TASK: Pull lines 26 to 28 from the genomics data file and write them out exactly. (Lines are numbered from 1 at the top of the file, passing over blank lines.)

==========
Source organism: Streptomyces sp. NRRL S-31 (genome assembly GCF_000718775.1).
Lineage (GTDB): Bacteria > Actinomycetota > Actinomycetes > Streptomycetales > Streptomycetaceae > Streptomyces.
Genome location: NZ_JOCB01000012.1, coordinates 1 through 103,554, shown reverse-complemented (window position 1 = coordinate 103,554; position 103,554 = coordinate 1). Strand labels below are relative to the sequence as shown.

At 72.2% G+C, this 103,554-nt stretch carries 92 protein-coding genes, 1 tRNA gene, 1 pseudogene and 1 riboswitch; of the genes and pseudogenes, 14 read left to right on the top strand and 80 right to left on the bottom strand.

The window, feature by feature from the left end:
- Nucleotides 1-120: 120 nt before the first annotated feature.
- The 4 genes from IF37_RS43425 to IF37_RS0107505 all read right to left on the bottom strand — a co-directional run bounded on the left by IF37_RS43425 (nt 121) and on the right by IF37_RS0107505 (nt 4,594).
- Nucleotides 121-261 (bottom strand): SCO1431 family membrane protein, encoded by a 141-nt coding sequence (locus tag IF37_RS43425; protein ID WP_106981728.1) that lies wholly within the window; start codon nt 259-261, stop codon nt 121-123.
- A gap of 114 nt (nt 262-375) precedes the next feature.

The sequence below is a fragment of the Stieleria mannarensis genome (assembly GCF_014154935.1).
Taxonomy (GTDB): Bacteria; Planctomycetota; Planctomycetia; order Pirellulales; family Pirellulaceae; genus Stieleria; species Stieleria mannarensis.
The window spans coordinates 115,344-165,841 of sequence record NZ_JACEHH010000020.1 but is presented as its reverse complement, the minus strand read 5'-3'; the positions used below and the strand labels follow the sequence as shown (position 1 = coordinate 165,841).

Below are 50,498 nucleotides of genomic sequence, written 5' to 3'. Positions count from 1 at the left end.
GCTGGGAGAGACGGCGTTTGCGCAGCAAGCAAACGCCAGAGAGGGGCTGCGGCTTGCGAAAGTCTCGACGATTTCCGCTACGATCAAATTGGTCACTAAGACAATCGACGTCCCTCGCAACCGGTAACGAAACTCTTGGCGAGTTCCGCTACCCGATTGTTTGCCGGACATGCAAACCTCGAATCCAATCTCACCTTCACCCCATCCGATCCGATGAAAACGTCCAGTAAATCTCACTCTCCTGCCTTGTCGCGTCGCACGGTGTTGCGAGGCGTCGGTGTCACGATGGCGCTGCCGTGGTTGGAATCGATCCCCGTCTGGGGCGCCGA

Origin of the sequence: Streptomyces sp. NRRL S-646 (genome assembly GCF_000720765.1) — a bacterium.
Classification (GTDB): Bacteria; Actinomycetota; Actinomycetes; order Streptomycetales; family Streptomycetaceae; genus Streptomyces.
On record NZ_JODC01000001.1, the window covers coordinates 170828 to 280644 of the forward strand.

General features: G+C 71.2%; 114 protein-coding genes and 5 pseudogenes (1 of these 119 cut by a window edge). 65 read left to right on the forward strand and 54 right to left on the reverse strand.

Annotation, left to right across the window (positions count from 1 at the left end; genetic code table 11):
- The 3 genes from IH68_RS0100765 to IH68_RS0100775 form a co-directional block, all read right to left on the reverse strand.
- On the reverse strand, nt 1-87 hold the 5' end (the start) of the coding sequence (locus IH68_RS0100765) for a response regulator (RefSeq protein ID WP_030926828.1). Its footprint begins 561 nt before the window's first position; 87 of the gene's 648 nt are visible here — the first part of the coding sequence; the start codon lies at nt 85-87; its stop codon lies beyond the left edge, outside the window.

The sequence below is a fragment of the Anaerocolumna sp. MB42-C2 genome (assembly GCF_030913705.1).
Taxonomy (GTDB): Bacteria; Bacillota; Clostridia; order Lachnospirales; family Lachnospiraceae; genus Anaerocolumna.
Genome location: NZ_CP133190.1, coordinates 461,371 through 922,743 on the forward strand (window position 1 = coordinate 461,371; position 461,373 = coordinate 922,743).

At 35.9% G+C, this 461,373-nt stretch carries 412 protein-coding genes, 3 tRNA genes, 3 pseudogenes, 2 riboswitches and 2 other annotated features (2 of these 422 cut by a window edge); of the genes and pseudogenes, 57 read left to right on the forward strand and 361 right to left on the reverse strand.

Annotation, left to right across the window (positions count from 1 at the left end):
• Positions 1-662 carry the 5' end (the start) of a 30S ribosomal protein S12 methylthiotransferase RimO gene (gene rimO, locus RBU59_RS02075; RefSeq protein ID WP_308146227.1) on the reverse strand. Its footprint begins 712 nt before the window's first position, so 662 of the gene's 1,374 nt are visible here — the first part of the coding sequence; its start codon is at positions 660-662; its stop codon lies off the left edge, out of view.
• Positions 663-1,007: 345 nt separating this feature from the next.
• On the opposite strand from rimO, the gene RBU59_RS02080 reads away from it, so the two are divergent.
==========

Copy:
Annotation, left to right across the window (positions count from 1 at the left end):
• Positions 1-662 carry the 5' end (the start) of a 30S ribosomal protein S12 methylthiotransferase RimO gene (gene rimO, locus RBU59_RS02075; RefSeq protein ID WP_308146227.1) on the reverse strand. Its footprint begins 712 nt before the window's first position, so 662 of the gene's 1,374 nt are visible here — the first part of the coding sequence; its start codon is at positions 660-662; its stop codon lies off the left edge, out of view.
• Positions 663-1,007: 345 nt separating this feature from the next.